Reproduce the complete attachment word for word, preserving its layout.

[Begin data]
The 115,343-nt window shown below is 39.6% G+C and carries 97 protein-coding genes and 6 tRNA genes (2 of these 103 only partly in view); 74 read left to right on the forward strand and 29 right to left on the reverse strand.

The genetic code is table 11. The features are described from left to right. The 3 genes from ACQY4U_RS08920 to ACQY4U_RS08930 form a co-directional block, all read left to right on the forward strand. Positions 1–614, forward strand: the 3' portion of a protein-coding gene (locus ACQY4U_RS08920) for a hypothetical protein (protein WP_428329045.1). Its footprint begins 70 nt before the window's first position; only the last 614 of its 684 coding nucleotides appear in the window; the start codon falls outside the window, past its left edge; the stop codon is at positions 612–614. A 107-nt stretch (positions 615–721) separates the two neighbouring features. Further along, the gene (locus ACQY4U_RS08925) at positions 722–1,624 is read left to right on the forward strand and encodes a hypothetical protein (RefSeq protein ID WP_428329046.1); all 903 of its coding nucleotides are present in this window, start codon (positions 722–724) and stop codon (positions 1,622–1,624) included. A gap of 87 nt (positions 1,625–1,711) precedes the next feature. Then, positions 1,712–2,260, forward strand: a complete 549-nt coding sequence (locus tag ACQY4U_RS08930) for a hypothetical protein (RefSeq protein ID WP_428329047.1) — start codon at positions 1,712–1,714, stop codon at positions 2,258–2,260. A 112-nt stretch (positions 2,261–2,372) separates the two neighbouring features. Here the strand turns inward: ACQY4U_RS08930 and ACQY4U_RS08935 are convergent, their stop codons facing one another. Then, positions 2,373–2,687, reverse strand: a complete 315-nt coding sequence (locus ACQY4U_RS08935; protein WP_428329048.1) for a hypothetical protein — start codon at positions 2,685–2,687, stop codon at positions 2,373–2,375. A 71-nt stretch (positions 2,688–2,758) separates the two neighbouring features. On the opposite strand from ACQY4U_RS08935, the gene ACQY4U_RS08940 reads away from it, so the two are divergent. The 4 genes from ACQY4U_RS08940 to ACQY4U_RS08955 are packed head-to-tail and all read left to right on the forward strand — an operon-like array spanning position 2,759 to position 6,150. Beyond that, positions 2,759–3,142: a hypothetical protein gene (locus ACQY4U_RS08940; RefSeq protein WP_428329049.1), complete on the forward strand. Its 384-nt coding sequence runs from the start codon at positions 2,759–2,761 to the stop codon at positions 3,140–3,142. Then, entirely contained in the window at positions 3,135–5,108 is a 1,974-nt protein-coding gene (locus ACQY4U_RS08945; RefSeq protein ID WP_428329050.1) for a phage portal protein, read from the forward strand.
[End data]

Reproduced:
The 115,343-nt window shown below is 39.6% G+C and carries 97 protein-coding genes and 6 tRNA genes (2 of these 103 only partly in view); 74 read left to right on the forward strand and 29 right to left on the reverse strand.

The genetic code is table 11. The features are described from left to right. The 3 genes from ACQY4U_RS08920 to ACQY4U_RS08930 form a co-directional block, all read left to right on the forward strand. Positions 1–614, forward strand: the 3' portion of a protein-coding gene (locus ACQY4U_RS08920) for a hypothetical protein (protein WP_428329045.1). Its footprint begins 70 nt before the window's first position; only the last 614 of its 684 coding nucleotides appear in the window; the start codon falls outside the window, past its left edge; the stop codon is at positions 612–614. A 107-nt stretch (positions 615–721) separates the two neighbouring features. Further along, the gene (locus ACQY4U_RS08925) at positions 722–1,624 is read left to right on the forward strand and encodes a hypothetical protein (RefSeq protein ID WP_428329046.1); all 903 of its coding nucleotides are present in this window, start codon (positions 722–724) and stop codon (positions 1,622–1,624) included. A gap of 87 nt (positions 1,625–1,711) precedes the next feature. Then, positions 1,712–2,260, forward strand: a complete 549-nt coding sequence (locus tag ACQY4U_RS08930) for a hypothetical protein (RefSeq protein ID WP_428329047.1) — start codon at positions 1,712–1,714, stop codon at positions 2,258–2,260. A 112-nt stretch (positions 2,261–2,372) separates the two neighbouring features. Here the strand turns inward: ACQY4U_RS08930 and ACQY4U_RS08935 are convergent, their stop codons facing one another. Then, positions 2,373–2,687, reverse strand: a complete 315-nt coding sequence (locus ACQY4U_RS08935; protein WP_428329048.1) for a hypothetical protein — start codon at positions 2,685–2,687, stop codon at positions 2,373–2,375. A 71-nt stretch (positions 2,688–2,758) separates the two neighbouring features. On the opposite strand from ACQY4U_RS08935, the gene ACQY4U_RS08940 reads away from it, so the two are divergent. The 4 genes from ACQY4U_RS08940 to ACQY4U_RS08955 are packed head-to-tail and all read left to right on the forward strand — an operon-like array spanning position 2,759 to position 6,150. Beyond that, positions 2,759–3,142: a hypothetical protein gene (locus ACQY4U_RS08940; RefSeq protein WP_428329049.1), complete on the forward strand. Its 384-nt coding sequence runs from the start codon at positions 2,759–2,761 to the stop codon at positions 3,140–3,142. Then, entirely contained in the window at positions 3,135–5,108 is a 1,974-nt protein-coding gene (locus ACQY4U_RS08945; RefSeq protein ID WP_428329050.1) for a phage portal protein, read from the forward strand.